From your boss’s branch, helpful-boss-branch locate the commit you want to keep.

$ git log --oneline helpful-boss-branch

Let’s say the commit ID you want to keep is e08740b. From your rescue branch, use the command cherry-pick to copy the changes into your current branch.

$ git cherry-pick e08740b

If you review the history of your current branch again, you will see you now also have the changes made in the commit in your boss’s branch.

At this point you might need to make a few additional fixes to help your boss out. (You’re angling for a bonus out of all this. Go the extra mile.) Once you’ve made your additional changes, you’ll need to add that work to the branch as well.

$ git add [filename(s)]
$ git commit -m "Building on boss's work to improve feature X."

Go ahead and test everything, and make sure it’s perfect. You don’t want to introduce your own mistakes during the rescue mission!

Uploading the fixed branch

The next step is to upload the new branch to the remote repository so that your boss can download it and give you a huge bonus for helping you fix their branch.

$ git push -u origin rescue-the-boss

Cleaning up and getting back to work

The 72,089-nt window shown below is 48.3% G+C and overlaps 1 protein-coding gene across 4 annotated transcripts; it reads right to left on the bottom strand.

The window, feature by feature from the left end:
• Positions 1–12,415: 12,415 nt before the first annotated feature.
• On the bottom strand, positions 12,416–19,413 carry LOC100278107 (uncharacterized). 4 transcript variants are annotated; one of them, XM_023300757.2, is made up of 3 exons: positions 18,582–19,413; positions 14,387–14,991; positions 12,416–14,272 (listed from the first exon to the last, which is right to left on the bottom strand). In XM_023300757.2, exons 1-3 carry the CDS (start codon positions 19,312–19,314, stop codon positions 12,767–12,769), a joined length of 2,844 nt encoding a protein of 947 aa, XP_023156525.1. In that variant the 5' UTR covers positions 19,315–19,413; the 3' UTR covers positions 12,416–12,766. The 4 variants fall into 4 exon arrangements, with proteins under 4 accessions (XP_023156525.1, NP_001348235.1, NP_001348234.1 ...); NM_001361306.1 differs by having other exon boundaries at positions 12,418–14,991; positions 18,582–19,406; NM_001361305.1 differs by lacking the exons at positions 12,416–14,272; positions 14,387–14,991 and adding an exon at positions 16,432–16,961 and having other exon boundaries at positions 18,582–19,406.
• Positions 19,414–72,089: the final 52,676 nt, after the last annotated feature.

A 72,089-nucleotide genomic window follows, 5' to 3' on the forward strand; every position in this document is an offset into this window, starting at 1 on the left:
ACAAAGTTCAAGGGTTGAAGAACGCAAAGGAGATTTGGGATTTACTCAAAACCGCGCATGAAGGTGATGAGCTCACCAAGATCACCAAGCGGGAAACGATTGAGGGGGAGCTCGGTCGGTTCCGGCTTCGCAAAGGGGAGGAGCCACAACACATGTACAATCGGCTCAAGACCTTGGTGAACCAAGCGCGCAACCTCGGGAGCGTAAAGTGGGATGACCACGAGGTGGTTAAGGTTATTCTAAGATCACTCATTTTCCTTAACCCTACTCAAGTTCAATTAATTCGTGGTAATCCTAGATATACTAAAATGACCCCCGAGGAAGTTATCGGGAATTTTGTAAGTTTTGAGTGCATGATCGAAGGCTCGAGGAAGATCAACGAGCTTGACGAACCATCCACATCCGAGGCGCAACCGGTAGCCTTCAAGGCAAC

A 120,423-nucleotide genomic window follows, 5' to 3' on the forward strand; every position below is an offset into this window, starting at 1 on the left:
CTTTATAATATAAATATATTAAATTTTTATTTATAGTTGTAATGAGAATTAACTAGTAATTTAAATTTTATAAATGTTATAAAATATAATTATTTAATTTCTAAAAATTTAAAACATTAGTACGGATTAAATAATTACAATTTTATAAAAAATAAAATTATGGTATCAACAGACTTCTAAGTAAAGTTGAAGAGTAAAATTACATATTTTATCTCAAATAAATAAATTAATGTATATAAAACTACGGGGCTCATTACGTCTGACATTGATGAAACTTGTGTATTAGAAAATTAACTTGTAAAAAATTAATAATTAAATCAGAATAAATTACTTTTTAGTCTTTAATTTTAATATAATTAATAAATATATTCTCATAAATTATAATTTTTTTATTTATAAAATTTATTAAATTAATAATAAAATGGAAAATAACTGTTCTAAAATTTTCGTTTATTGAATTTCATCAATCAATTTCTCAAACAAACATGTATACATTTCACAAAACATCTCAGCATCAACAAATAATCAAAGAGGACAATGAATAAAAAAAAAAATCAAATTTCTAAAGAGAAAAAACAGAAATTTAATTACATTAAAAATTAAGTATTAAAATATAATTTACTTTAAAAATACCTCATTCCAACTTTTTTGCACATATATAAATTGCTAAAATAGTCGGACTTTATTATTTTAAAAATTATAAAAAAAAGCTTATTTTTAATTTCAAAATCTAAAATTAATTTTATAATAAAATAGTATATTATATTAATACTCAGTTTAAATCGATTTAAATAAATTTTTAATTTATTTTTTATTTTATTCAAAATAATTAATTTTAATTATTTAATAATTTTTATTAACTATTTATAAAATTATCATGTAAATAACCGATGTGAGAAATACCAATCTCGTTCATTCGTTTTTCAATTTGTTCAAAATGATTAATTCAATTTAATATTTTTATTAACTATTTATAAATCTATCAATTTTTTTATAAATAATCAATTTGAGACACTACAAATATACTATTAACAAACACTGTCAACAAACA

With your boss rescued, and your bonus secured, you can now delete the local temporary branches.

$ git branch --delete rescue-the-boss
$ git branch --delete helpful-boss-branch

And settle back into your chair to wait for Saint Nicholas with your book, your branch, and possibly your cat.

$ git checkout waiting-for-st-nicholas
$ git stash pop

Your working directory has been returned to exactly the same state you were in at the beginning of the article.

Having fun with analogies

I’ve had a bit of fun with analogies in this article. But sometimes those little twists on ideas can really help someone pick up a new idea (git stash: it’s like when Christmas comes around and everyone throws their fashion sense out the window and puts on a reindeer sweater for the holiday party; or git bisect: it’s like trying to find that one broken light on the string of Christmas lights). It doesn’t matter if the analogy isn’t perfect. It’s just a way to give someone a temporary hook into a concept in a way that makes the concept accessible while the learner becomes comfortable with it. As the learner’s comfort increases, the analogies can drop away, making room for the technically correct definition of how something works.

Or, if you’re like me, you can choose to never grow old and just keep mucking about in the analogies. I’d argue it’s a lot more fun to play with a string of Christmas lights and some holiday cheer than a directed acyclic graph anyway.

About the author

Emma Jane Westby is an author, an educator, and a part-time beekeeper. Her latest book, Git for Teams, is now available from O’Reilly. You can follow her adventures on Twitter at @emmajanehw.

More articles by Emma Jane